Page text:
(Another sample entry from our Q&A Treasure chest, a database with hundreds of entries to support students with their patient and client work. Unlimited access is included as part of our Core 101 Semester program.)
A question from a Practitioner:
A 57 year old female client and I have been working together for 2 months. Pretty good primary food, taking levothyroxine, but persistent hypothyroid symptoms (TSH mid-norm, but PCP will not test T3 and T4). 5’4″/153lbs, menopausal several years now. Lots of work-related stress. Dialing down sugar and flour in diet has helped drop some pounds as well as sugar cravings. It has also eliminated daily bloating as well as significant bouts of IBS. Food is in a good place…. Just recently, I raised the issue of sleep as she’s always said it’s “pretty good”. I probed about more specifics and learned that she goes to sleep fine but usually wakes up at 4am no matter when she goes to sleep.
She is usually in bed around 10:00ish and asleep by 11 at the latest. Sometimes she can fall back asleep at 4am, but most days when her mind gets going (work-related stress), she just watches the clock until she gets up for the day at 6:30am. It’s only 2 hours before she should wake, but I know we want healthy cortisol spike at 6am. Consistent night sleep, when it occasionally happens, obviously makes her feel like a million bucks. Would love to help her have better sleep more consistently! As always – thanks for your thoughts!
Good for you for addressing so many high-impact areas with this client! I particularly appreciate your awareness of the need to check her actual thyroid hormone levels, as many people are not well-served with optimal levels of T3 using T4-only medication due to poor conversion. And we just cannot see that in TSH-only labs!
As we know, persistent challenges with sleep often point to hormone “imbalances”. Hormones are messenger molecules in the body that help to communicate the status of your world (within and across tissues/systems) and coordinate a body-wide response that promotes survival (and only then, thriving). Most often what we see at play in hormone “imbalances” is not the result of a true dysfunction in the body but rather the body’s logical and perfectly executed response to a person’s lifestyle that is promoting undesired consequences that the person doesn’t like. Often, individuals are making choices that keep the body in a place of prioritizing survival (sympathetic dominance) and yet that are seeking a life experience that is more in line with thriving (parasympathetic balance). At least in the US and the western world, we have an epidemic of people chronically making “sympathetic choices” (e.g. crap food, stress, toxins) and wondering why they aren’t having a “parasympathetic experience” (e.g. vitality, quick healing, fertility).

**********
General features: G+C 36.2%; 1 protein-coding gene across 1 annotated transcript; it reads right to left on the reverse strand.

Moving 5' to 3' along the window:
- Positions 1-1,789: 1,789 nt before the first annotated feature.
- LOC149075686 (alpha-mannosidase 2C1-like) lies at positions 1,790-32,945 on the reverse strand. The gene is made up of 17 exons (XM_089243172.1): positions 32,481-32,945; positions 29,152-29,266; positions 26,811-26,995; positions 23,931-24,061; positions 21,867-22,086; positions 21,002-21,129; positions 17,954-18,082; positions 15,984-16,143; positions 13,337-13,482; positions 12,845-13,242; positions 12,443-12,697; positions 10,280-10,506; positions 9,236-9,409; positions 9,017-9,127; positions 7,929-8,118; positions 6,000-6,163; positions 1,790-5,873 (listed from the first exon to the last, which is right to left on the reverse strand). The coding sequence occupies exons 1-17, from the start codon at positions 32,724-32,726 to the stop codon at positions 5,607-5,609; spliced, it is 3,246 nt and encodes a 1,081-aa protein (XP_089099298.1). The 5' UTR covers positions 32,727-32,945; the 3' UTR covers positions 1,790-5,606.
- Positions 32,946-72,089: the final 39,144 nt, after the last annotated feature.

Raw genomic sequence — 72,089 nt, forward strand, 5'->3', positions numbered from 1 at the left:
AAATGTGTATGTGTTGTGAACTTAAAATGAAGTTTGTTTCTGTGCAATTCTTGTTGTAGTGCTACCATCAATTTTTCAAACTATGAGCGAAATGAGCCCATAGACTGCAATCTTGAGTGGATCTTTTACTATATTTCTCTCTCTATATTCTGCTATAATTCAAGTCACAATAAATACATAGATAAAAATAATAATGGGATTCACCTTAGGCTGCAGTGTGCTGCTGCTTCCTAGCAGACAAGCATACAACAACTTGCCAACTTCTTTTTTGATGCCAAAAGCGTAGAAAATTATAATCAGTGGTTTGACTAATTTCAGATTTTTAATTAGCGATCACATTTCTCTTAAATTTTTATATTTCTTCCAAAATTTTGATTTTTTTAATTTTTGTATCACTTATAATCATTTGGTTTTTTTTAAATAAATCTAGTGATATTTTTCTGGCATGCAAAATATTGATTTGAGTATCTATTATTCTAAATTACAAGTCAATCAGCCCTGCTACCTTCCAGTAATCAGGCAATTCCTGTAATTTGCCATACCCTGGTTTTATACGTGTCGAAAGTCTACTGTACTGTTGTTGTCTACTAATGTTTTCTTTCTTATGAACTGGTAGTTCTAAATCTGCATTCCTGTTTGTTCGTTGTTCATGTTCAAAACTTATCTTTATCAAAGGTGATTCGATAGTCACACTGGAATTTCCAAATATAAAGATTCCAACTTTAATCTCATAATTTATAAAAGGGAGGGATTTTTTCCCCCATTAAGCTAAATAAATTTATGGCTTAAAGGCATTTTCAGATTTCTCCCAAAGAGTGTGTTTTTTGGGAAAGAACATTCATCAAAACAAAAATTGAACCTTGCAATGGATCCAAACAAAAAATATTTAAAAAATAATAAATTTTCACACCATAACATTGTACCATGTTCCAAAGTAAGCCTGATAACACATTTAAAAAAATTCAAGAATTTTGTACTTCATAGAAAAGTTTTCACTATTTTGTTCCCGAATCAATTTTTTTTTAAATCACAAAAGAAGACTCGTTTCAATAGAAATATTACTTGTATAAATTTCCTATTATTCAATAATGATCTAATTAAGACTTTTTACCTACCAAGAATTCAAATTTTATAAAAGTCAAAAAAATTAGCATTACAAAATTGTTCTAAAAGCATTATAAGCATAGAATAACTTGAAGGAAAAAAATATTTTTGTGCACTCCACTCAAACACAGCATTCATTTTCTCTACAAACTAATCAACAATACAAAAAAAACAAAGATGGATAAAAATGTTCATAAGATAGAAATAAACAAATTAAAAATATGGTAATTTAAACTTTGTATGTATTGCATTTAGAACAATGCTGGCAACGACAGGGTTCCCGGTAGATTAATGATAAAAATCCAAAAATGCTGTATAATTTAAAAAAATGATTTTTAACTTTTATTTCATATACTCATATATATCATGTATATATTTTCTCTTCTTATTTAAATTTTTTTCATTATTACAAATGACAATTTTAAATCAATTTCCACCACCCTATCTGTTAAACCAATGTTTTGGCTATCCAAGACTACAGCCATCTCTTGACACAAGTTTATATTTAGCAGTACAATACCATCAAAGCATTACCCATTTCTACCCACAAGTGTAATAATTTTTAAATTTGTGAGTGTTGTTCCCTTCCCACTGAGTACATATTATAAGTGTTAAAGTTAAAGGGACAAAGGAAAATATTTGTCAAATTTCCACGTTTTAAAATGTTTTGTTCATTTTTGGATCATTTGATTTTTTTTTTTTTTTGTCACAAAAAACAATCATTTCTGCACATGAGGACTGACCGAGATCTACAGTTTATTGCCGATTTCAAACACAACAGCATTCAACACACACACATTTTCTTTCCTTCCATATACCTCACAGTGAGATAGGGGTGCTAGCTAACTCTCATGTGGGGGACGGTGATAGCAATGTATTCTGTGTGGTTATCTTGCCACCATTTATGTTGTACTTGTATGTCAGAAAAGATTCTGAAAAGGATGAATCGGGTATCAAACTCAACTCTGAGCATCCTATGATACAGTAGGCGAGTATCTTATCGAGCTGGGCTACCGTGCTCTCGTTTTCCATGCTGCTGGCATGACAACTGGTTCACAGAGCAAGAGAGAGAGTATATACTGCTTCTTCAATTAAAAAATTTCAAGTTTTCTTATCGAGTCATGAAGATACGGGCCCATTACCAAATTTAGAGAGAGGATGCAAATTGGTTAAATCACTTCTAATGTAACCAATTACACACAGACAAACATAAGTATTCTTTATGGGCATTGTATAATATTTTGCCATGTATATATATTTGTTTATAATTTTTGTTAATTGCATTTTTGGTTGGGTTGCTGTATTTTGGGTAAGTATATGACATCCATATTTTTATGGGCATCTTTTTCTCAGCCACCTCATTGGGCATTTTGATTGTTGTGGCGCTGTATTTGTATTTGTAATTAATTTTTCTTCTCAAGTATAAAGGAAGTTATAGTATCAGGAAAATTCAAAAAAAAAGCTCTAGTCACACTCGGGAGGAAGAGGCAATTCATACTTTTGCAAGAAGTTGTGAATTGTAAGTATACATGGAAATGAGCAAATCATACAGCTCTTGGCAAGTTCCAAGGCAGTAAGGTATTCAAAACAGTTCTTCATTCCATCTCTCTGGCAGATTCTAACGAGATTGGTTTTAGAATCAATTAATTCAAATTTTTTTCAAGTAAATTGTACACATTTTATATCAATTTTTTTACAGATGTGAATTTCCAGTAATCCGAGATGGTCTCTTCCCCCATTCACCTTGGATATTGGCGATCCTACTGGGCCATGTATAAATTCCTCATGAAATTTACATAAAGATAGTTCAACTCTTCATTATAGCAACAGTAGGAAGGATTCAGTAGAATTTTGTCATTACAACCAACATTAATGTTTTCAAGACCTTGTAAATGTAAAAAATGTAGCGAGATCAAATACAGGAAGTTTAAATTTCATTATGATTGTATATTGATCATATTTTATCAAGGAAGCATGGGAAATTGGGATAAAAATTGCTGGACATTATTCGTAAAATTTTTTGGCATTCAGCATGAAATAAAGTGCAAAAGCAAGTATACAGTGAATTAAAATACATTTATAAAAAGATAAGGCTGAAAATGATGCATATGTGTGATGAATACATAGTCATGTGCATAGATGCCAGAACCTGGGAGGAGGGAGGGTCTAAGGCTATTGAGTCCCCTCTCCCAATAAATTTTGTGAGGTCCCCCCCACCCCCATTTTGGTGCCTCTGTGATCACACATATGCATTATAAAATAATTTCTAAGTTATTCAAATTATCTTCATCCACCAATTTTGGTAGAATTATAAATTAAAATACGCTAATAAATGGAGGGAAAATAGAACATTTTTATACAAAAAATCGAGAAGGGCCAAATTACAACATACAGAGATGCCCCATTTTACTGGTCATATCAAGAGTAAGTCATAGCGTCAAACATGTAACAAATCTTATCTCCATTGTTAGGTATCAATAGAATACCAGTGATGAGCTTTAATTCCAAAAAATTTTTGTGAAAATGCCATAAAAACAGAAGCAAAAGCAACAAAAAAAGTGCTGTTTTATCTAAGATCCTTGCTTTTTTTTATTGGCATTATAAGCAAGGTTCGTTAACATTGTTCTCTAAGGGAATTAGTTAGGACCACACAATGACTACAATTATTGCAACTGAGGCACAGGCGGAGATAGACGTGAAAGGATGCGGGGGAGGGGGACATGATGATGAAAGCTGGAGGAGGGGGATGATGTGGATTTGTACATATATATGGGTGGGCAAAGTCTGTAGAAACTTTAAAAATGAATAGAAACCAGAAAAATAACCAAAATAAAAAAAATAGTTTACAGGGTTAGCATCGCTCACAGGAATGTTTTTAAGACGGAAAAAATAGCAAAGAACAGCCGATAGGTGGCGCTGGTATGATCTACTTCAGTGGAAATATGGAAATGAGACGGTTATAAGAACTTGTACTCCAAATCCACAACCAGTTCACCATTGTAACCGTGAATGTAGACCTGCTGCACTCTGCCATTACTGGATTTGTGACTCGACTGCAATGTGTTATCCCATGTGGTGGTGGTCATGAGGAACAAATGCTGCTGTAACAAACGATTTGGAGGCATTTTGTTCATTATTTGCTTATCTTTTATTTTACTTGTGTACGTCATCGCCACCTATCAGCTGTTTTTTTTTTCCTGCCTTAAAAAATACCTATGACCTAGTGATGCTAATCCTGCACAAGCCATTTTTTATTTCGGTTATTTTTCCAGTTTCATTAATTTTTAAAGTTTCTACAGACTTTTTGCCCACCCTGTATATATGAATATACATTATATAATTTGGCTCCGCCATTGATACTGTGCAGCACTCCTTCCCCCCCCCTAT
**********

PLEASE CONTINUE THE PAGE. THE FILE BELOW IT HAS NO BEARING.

There are many possible contributors to this habit of awakening at 4am (after just 5-6 hours of sleep). For example, moderate stage Insulin resistance can lead to low blood sugar dips overnight that the body has to rescue itself from by sending a surge of epinephrine. A hypothyroid state can promote insulin resistance. Or perhaps an unacknowledged physical disturbance such as the furnace kicking on at a specific time with noise/heat or the neighborhood street cleaning machine passing by. Or she could theoretically have insufficient melatonin synthesis which could be related to inadequate precursor serotonin…maybe an issue with optimal activated Vitamin B6 availability. Traditional Chinese Medicine acknowledges that there is a time of day during which each specific organ system is most active; a 4am awakening falls in the middle of the Lungs’ greatest activity, perhaps pointing to an oxygen, congestion, and/or infectious dynamic. Is there any sleep apnea? All of these may be worth exploring.
However, I believe what you describe is a classic early and aggressive Cortisol Awakening Response (CAR). If the body has been weathering very stressful circumstances, then the morning cortisol surge is anticipating more of the same in an effort to protect you. After all, melatonin and cortisol are both hormones and compete with one another in the name of survival! If your body believes you are safe, then it makes sense to allow you to experience ample melatonin and much lower overnight cortisol to allow deepest rest and optimal healing. However, if your body believes your world is threatening and your survival is perhaps not too certain, then melatonin will be suppressed with cortisol surging to prepare to help you fight or flight or hide as needed. A multi-sample urinary hormone test (e.g. DUTCH) would give clear insight into melatonin and cortisol levels, but in this case, I recommend getting started without it (unless the client needs data as proof of the need to make lifestyle change).
The education, inspiration, and empowerment you provide your client by helping them to fully understand this dynamic can be life-changing. I specifically would not recommend melatonin because an early/aggressive CAR is going to wake her up regardless, and excess melatonin might cause her to feel groggy and sleepy on top of being awake too early. A key principle is that the early morning Cortisol Awakening Response in the body is being conditioned by the level of stress during all the rest of the hours of the day. I would focus on five key areas:
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